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While some grownups handle digital overload better and some worse, children have suffered the full brunt of this malaise, becoming obsessed with and dependent on computers, mobile phones, online games, memes and easy-to-use social networks, such as Snapchat and TikTok.
In the north-western Bosnian town of Prijedor, once busy football fields and basketball courts became almost deserted this summer as most children stayed at home, playing sports and other games onconsoles, computers or mobiles.
As a new school year starts, parents are struggling to find ways to curbtheir kids’ digital obsession.
One father said he initially locked all the family’s electronic gadgets with passwords, only to realize that his 13-year-old son was an expert in using Apps that break them.
Then he tried locking all the gadgets in a roomon the first floor, only to find that hisson could jump into the room from a nearby balcony.
“Luckily, he didn’t fall orget hurt. Since then, I’ve carriedall the gadgets with me every morning to work and leave them in the car at the office,” the father said, adding that they do not have a desktop at home.
“When it comes to the TV, I only takethe receiver with me. Otherwise, it would get complicated,” he laughs.
A survey of dozens of parents in Prijedor revealed that many of them regularly take away the electronic deviceswhen their children stay home alone. Parents of daughters seem to be slightly better off; they usually have to take away only their daughters’ phones;parents of sons also have to think of consoles, remotes and joysticks.
An epidemic that came without warning
Classical guitar teacher Igor Motl. Photo: BIRN/Katarina Panic
Although a relatively small town of only some 100,000 inhabitants, Prijedor seems to contain all the elements that the digital environment contains globally.
“This pathology has exploded over the last three years. We cannot say for sure it was because of theoveruse of online work during the COVIDpandemic.That should be investigated scientifically, but it coincided with it,”psychologist Vanja Dejanovic told BIRN.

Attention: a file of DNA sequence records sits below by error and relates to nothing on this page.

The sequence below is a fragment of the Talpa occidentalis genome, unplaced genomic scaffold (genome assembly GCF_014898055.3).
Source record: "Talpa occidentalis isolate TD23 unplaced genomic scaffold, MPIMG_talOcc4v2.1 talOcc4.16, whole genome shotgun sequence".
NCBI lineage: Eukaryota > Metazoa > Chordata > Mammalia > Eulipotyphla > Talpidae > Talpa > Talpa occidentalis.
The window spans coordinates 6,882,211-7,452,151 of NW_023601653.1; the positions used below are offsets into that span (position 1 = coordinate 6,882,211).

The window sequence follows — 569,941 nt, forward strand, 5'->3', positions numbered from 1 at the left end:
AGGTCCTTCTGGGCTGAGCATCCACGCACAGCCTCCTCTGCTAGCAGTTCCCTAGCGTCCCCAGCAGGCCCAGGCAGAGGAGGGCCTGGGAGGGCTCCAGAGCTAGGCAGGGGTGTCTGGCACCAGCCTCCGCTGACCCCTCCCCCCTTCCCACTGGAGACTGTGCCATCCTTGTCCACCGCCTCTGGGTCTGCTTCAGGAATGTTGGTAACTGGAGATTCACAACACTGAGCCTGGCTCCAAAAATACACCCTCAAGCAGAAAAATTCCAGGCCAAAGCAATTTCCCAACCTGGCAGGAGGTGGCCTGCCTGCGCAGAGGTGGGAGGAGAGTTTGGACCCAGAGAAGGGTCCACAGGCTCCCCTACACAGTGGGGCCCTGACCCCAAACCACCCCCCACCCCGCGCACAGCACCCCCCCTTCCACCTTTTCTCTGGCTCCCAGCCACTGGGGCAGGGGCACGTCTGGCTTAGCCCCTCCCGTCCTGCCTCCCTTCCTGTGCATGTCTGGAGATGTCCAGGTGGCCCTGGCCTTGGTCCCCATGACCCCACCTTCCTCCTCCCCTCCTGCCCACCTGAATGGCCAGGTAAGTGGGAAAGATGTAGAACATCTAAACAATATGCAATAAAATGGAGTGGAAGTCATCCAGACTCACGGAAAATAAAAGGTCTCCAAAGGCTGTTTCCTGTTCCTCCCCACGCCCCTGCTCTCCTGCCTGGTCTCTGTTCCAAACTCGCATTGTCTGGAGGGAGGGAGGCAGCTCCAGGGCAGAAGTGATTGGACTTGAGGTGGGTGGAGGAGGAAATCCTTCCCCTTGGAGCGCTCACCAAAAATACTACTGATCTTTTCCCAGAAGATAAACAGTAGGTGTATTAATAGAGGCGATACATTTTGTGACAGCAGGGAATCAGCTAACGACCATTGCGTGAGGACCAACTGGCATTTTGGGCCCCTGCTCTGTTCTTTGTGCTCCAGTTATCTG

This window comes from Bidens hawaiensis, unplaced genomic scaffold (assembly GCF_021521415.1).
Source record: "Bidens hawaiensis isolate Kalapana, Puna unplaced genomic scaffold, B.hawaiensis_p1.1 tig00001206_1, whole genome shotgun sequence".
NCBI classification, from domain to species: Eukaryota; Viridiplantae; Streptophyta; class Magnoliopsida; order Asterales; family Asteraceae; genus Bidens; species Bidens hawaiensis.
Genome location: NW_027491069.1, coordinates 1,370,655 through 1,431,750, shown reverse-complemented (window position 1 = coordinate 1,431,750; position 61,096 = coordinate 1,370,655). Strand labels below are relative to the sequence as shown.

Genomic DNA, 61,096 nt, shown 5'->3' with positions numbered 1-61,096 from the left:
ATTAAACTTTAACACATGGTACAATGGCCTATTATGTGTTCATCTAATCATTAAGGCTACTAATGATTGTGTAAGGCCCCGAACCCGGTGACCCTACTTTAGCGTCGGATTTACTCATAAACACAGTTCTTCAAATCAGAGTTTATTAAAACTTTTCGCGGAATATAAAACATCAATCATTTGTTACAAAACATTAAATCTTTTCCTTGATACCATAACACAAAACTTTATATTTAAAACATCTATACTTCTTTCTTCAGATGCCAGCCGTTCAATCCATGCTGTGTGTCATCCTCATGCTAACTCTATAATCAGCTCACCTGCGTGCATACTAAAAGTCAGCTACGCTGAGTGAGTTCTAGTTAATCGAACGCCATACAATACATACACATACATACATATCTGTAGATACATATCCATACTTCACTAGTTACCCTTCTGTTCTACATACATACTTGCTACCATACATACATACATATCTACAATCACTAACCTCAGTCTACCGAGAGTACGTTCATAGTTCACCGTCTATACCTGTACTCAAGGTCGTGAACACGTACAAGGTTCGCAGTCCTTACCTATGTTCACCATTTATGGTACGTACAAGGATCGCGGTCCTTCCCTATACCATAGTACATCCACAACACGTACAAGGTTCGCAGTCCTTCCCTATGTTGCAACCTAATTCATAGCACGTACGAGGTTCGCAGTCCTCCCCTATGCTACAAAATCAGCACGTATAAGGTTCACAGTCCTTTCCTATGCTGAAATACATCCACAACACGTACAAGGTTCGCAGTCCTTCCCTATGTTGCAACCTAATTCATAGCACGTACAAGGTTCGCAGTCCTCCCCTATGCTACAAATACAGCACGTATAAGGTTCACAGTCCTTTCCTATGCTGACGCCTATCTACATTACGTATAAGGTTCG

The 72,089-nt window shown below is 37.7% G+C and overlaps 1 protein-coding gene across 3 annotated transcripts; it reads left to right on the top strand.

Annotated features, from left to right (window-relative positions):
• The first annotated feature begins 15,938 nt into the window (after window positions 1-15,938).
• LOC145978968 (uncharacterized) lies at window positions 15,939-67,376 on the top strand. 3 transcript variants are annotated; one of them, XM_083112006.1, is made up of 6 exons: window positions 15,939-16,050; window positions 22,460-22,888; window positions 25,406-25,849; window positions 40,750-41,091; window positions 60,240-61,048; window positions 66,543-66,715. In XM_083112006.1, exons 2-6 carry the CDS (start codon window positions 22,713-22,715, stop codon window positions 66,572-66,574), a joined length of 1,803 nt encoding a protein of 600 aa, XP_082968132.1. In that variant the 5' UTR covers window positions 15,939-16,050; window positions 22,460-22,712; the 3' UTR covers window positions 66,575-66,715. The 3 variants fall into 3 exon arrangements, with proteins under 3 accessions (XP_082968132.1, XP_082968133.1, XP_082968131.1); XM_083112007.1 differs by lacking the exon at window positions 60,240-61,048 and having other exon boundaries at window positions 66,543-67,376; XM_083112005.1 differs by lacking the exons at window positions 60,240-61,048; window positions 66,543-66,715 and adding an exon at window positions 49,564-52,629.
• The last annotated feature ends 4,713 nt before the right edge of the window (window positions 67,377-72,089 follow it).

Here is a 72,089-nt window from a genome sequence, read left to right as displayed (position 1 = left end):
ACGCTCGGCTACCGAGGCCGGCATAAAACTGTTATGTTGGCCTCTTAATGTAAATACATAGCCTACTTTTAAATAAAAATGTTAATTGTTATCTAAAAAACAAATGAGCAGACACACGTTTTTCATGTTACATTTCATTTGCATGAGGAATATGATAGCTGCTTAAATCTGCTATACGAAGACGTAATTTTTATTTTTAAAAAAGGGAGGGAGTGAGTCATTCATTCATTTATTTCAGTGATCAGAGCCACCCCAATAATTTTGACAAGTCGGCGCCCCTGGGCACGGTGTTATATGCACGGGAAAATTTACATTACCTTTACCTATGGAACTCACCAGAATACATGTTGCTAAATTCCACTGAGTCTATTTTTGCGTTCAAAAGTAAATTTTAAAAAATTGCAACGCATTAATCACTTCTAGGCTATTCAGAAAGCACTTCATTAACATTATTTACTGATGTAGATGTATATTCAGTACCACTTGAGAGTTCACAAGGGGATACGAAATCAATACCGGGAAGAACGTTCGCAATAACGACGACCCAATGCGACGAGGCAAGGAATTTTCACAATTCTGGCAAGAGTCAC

“Another reason could be that these are the children whose parents belong to the first generation that wasoverexposed to the digital world, growing up like no one did before. Now, it seems one has to pay the price,” she added.
Most parents complain that neither schools nor other institutions nor experts warned them of the risks of children’s early and/or extended exposure to electronic devices. Most say that it took them some time to realise something was wrong, and now they have to address the problem any way they can.
“When it became too muchandwhen I got bored with hiding electronic gadgets all over the home, I went to the tool shop and bought an ironsafe with a padlock that was big enough to store two phones,” another father said, adding that his sons can use them every day, but only between 4 pm and 6 pm. “For the rest of the day they are locked,” he added.
The father of a 14-year-old girl says that although her mother is at home most of the time, he still has to take his daughter’s phone with him to work,as she is “very persistent and persuasive”.
“Imaginea drug addiction crisis that I guess you saw only in the movies. It is the same – just without the white foam coming out of their mouth,” he said.
Parents and schools trade blame
Psychologist in a social care center in Prijedor, Sanja Topic. Photo: BIRN/Katarina Panic
While many parents blame the system for not warning them of the risks, education and healthcare officials insistthat the primary responsibilitylies with the parents.
They say there is no systemic way to prevent this addiction and admit that the system is slow to react to something that developed much faster than structures can follow.
“We are being left behind. The changes were driven by entirely new phenomena we hadn’t learned about during our own education. We were unable to respond to children’s demands,” Igor Motl, a classical guitar teacher, told BIRN.
When he started to work in music school 20 years ago, his pupils had an attention span ofsome 20 to 25 minutes, he says.While this is still the official pedagogical standard on paper, students’ attention span is now assessed at around ten minutes, at best.
“The most noticeable change is in their eyes. At least half of the students used to have a sparkle in their eyes. They were fascinated by getting knowledge and skills. Nowadays, there are less than ten per cent of those,” Motl laments.
Entering the digital worldin the cradle
Psychologist Vanja Dejanovic.
School officials refuse to take responsibility for what has happened. School pedagogue Bojana Vucenovic says it’s the parents thatallowedtheir children to enter the digital world,almost from birth.
“It starts in the delivery room, from where baby’s first pictures go online,” she says, adding that children’s most frequent deviations are: using phones during class; behavioural changes; communications with unknown persons, including potential predators.